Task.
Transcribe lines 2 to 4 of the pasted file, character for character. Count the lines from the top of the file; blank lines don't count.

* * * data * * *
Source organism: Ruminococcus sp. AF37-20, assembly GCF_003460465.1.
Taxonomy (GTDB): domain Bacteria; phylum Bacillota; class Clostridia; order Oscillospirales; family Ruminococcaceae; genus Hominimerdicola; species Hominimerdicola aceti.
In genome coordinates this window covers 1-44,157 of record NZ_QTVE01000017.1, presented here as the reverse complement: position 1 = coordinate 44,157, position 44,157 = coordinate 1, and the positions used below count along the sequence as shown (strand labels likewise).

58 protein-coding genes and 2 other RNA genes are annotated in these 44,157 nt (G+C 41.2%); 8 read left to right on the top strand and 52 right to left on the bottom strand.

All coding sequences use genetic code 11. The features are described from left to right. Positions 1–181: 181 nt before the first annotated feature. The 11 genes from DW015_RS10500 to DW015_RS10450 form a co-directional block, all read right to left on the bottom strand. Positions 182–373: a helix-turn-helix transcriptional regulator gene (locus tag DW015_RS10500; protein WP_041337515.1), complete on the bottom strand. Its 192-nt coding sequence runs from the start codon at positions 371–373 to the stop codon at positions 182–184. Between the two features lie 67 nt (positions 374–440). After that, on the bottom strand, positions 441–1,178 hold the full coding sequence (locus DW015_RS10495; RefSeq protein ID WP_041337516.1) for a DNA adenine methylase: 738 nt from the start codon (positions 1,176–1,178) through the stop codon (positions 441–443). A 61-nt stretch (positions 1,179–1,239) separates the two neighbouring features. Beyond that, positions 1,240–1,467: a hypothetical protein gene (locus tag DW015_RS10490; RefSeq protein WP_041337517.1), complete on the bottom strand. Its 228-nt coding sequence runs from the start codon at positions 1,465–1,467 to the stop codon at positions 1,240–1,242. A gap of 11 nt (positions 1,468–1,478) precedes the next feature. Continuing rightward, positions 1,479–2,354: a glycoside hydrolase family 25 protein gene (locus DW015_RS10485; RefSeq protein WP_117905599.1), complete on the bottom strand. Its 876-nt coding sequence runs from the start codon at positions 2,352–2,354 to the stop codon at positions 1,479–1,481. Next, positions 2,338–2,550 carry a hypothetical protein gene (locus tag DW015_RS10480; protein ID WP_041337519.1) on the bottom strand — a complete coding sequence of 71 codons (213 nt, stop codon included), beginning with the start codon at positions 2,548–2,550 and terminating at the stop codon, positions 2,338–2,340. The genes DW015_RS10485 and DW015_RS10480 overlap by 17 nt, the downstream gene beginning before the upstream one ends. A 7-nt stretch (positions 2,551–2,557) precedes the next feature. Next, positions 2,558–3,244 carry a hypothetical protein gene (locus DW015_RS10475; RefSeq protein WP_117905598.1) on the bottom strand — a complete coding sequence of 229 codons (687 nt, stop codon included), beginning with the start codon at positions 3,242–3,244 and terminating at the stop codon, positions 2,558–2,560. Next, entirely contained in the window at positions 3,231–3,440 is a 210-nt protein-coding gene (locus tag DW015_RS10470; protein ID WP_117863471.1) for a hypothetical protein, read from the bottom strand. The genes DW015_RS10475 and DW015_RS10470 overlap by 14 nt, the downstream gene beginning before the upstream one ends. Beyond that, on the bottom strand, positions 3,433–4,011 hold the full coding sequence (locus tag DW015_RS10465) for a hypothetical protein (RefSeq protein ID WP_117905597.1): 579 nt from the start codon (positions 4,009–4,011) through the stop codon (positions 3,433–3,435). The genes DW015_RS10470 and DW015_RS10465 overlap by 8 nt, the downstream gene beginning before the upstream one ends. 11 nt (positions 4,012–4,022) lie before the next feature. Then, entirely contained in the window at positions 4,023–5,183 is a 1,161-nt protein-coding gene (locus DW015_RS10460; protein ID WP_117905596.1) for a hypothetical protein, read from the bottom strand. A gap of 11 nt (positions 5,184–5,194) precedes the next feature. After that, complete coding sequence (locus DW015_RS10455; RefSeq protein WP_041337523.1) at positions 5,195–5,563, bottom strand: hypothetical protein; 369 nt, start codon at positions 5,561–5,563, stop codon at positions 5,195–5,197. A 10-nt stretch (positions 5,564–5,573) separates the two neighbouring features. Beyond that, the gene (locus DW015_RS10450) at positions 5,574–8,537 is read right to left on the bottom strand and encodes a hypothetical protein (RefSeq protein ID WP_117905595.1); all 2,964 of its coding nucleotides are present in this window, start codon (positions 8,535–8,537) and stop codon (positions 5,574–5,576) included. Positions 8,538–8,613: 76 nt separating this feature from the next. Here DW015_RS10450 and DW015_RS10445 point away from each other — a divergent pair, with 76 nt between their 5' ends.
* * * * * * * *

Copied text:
Taxonomy (GTDB): domain Bacteria; phylum Bacillota; class Clostridia; order Oscillospirales; family Ruminococcaceae; genus Hominimerdicola; species Hominimerdicola aceti.
In genome coordinates this window covers 1-44,157 of record NZ_QTVE01000017.1, presented here as the reverse complement: position 1 = coordinate 44,157, position 44,157 = coordinate 1, and the positions used below count along the sequence as shown (strand labels likewise).

58 protein-coding genes and 2 other RNA genes are annotated in these 44,157 nt (G+C 41.2%); 8 read left to right on the top strand and 52 right to left on the bottom strand.